For the first time, America’s Spanish-speaking community, which often finds itself the subject of Constitutional discussion, has the opportunity to join these discussions in their own language.
In a new book titled Cápsulas Informativas Constitucionales, (available at amzn.to/20BqgQr), Spanish speakers can read not only the Declaration of Independence, the Constitution, and the Bill of Rights in their native language but they now can also learn the accurate historical context and contemporary implications.
All of this is accomplished in a simple, unbiased, easy-to-read format taking into account the “sound bite” nature of today’s cyber-driven, fast-click culture.
Constitutional lawyer, author and radio host David J. Shestokas has joined forces with novelist Dr. Berta Isabel Arias, a noted language expert and longtime educator, to produce in Spanish, an expanded single-edition of his series of Constitutional Sound Bites books. Their collaboration acknowledges the significance of America’s diverse and growing Latino population and electorate.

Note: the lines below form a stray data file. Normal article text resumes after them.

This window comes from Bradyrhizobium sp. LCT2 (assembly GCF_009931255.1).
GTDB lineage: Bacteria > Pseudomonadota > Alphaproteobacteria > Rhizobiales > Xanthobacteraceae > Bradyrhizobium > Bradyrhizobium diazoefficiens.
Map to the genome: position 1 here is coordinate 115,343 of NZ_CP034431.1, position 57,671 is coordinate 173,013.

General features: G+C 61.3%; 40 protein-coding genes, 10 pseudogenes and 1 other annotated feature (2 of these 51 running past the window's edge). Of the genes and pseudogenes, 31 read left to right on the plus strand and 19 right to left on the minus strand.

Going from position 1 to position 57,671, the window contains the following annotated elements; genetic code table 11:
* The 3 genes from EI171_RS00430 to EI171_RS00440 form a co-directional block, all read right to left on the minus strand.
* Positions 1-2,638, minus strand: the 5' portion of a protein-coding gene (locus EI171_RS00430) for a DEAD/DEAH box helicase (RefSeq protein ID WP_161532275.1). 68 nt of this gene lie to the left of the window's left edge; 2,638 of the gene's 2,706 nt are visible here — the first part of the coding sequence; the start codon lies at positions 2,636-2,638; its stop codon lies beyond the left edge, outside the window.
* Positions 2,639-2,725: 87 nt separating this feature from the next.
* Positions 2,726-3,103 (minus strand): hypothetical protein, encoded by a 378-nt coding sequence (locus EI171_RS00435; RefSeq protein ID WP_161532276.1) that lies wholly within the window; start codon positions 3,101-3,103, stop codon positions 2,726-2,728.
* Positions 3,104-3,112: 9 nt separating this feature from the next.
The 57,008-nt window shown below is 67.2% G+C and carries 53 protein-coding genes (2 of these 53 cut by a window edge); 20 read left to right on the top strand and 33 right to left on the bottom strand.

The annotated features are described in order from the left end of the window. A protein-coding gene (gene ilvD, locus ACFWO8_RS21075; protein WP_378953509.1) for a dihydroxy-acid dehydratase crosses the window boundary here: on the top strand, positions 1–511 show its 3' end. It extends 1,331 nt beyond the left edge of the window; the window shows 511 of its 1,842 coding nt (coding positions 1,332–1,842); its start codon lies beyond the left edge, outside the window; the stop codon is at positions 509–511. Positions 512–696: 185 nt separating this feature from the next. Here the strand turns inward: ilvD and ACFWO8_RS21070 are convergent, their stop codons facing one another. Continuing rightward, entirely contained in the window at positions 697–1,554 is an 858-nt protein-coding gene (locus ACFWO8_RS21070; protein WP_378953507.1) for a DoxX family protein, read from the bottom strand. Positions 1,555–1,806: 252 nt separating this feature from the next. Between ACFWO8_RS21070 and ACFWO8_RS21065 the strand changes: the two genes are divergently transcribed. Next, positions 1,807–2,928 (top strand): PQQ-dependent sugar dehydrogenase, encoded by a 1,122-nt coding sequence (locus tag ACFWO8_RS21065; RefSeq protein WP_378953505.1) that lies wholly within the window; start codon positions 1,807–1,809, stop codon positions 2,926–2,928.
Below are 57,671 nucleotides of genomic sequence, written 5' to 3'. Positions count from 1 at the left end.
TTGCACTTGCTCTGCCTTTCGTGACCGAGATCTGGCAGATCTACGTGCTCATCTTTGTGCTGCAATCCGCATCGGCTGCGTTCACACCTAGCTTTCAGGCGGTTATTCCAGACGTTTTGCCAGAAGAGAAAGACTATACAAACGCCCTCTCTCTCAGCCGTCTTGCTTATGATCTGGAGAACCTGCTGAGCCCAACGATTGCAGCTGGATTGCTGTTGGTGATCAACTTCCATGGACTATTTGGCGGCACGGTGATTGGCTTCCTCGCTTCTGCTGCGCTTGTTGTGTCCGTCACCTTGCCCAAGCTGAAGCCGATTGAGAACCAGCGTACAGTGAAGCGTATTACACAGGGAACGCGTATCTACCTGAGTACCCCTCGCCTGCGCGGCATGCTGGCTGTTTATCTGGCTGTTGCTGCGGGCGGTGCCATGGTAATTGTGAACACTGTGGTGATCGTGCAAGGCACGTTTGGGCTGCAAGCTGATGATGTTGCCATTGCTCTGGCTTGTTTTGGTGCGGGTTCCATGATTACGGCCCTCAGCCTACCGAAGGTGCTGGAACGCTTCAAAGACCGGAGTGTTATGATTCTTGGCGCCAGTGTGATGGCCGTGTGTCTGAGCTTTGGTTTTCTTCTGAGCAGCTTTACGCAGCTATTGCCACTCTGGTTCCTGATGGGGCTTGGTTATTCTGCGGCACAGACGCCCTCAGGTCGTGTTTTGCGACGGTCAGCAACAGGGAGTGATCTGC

With information going far beyond the basic civics education provided in preparation for citizenship exams, Cápsulas Informativas Constitucionales will help Spanish language readers understand the history and context of America’s founding documents, identify the freedoms and rights guaranteed to all citizens, and actively participate in the democratic process.
Readers will find in Cápsulas Informativas Constitucionales that the principles of America are not liberal, conservative, Republican or Democrat, but are the heritage that binds people together into a community known as America.
This work represents, in a format that modern media consumers prefer, a long tradition of informing citizens about the country’s founding documents in their native languages. In 1787, fully one third of Pennsylvania’s residents were German speakers. Accordingly, of the 4500 copies of the proposed Constitution that legislature ordered, 1500 were printed in German.